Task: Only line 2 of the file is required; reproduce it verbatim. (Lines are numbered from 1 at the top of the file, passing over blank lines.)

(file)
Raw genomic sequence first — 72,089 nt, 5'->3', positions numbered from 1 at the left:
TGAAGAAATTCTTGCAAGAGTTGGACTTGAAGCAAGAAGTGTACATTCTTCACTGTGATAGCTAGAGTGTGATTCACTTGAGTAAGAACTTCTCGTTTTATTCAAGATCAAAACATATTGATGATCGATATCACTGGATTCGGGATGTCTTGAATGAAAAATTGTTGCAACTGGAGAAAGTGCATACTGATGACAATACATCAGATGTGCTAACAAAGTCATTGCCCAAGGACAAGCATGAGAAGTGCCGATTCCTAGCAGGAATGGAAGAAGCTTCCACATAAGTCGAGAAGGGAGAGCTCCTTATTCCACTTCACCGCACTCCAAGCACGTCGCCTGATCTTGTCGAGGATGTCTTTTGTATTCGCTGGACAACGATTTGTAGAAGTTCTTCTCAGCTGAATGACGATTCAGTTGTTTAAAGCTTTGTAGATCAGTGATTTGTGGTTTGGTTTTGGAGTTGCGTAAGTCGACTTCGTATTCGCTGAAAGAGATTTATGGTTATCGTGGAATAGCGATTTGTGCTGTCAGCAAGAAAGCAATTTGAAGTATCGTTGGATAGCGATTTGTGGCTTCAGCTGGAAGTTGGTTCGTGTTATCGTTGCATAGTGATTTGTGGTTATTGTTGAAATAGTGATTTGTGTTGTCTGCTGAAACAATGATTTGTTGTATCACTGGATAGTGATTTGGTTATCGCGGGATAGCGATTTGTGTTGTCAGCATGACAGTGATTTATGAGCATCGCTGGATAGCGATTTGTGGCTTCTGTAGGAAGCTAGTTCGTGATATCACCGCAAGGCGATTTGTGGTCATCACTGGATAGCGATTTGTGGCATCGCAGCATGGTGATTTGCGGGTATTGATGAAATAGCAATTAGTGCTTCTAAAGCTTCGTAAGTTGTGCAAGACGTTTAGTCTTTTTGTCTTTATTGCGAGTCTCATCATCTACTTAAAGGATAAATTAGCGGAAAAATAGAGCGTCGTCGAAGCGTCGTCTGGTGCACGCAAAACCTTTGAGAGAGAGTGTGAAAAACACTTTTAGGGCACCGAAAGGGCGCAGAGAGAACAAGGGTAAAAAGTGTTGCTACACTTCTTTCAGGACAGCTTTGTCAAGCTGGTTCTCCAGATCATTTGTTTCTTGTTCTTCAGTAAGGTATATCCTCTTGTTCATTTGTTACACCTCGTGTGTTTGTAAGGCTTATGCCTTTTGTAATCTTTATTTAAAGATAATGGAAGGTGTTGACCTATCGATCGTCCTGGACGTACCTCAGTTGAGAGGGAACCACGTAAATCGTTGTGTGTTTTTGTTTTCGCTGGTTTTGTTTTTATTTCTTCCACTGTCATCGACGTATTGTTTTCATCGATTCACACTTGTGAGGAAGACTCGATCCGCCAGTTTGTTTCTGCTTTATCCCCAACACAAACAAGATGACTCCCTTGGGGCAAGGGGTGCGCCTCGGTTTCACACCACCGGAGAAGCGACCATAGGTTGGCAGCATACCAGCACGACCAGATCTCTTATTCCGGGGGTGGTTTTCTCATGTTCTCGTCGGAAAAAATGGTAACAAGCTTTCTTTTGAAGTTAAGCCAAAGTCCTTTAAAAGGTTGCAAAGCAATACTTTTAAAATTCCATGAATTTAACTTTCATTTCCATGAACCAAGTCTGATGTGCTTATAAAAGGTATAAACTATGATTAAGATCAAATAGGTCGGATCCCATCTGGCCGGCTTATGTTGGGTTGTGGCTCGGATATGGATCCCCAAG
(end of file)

TGAAGAAATTCTTGCAAGAGTTGGACTTGAAGCAAGAAGTGTACATTCTTCACTGTGATAGCTAGAGTGTGATTCACTTGAGTAAGAACTTCTCGTTTTATTCAAGATCAAAACATATTGATGATCGATATCACTGGATTCGGGATGTCTTGAATGAAAAATTGTTGCAACTGGAGAAAGTGCATACTGATGACAATACATCAGATGTGCTAACAAAGTCATTGCCCAAGGACAAGCATGAGAAGTGCCGATTCCTAGCAGGAATGGAAGAAGCTTCCACATAAGTCGAGAAGGGAGAGCTCCTTATTCCACTTCACCGCACTCCAAGCACGTCGCCTGATCTTGTCGAGGATGTCTTTTGTATTCGCTGGACAACGATTTGTAGAAGTTCTTCTCAGCTGAATGACGATTCAGTTGTTTAAAGCTTTGTAGATCAGTGATTTGTGGTTTGGTTTTGGAGTTGCGTAAGTCGACTTCGTATTCGCTGAAAGAGATTTATGGTTATCGTGGAATAGCGATTTGTGCTGTCAGCAAGAAAGCAATTTGAAGTATCGTTGGATAGCGATTTGTGGCTTCAGCTGGAAGTTGGTTCGTGTTATCGTTGCATAGTGATTTGTGGTTATTGTTGAAATAGTGATTTGTGTTGTCTGCTGAAACAATGATTTGTTGTATCACTGGATAGTGATTTGGTTATCGCGGGATAGCGATTTGTGTTGTCAGCATGACAGTGATTTATGAGCATCGCTGGATAGCGATTTGTGGCTTCTGTAGGAAGCTAGTTCGTGATATCACCGCAAGGCGATTTGTGGTCATCACTGGATAGCGATTTGTGGCATCGCAGCATGGTGATTTGCGGGTATTGATGAAATAGCAATTAGTGCTTCTAAAGCTTCGTAAGTTGTGCAAGACGTTTAGTCTTTTTGTCTTTATTGCGAGTCTCATCATCTACTTAAAGGATAAATTAGCGGAAAAATAGAGCGTCGTCGAAGCGTCGTCTGGTGCACGCAAAACCTTTGAGAGAGAGTGTGAAAAACACTTTTAGGGCACCGAAAGGGCGCAGAGAGAACAAGGGTAAAAAGTGTTGCTACACTTCTTTCAGGACAGCTTTGTCAAGCTGGTTCTCCAGATCATTTGTTTCTTGTTCTTCAGTAAGGTATATCCTCTTGTTCATTTGTTACACCTCGTGTGTTTGTAAGGCTTATGCCTTTTGTAATCTTTATTTAAAGATAATGGAAGGTGTTGACCTATCGATCGTCCTGGACGTACCTCAGTTGAGAGGGAACCACGTAAATCGTTGTGTGTTTTTGTTTTCGCTGGTTTTGTTTTTATTTCTTCCACTGTCATCGACGTATTGTTTTCATCGATTCACACTTGTGAGGAAGACTCGATCCGCCAGTTTGTTTCTGCTTTATCCCCAACACAAACAAGATGACTCCCTTGGGGCAAGGGGTGCGCCTCGGTTTCACACCACCGGAGAAGCGACCATAGGTTGGCAGCATACCAGCACGACCAGATCTCTTATTCCGGGGGTGGTTTTCTCATGTTCTCGTCGGAAAAAATGGTAACAAGCTTTCTTTTGAAGTTAAGCCAAAGTCCTTTAAAAGGTTGCAAAGCAATACTTTTAAAATTCCATGAATTTAACTTTCATTTCCATGAACCAAGTCTGATGTGCTTATAAAAGGTATAAACTATGATTAAGATCAAATAGGTCGGATCCCATCTGGCCGGCTTATGTTGGGTTGTGGCTCGGATATGGATCCCCAAG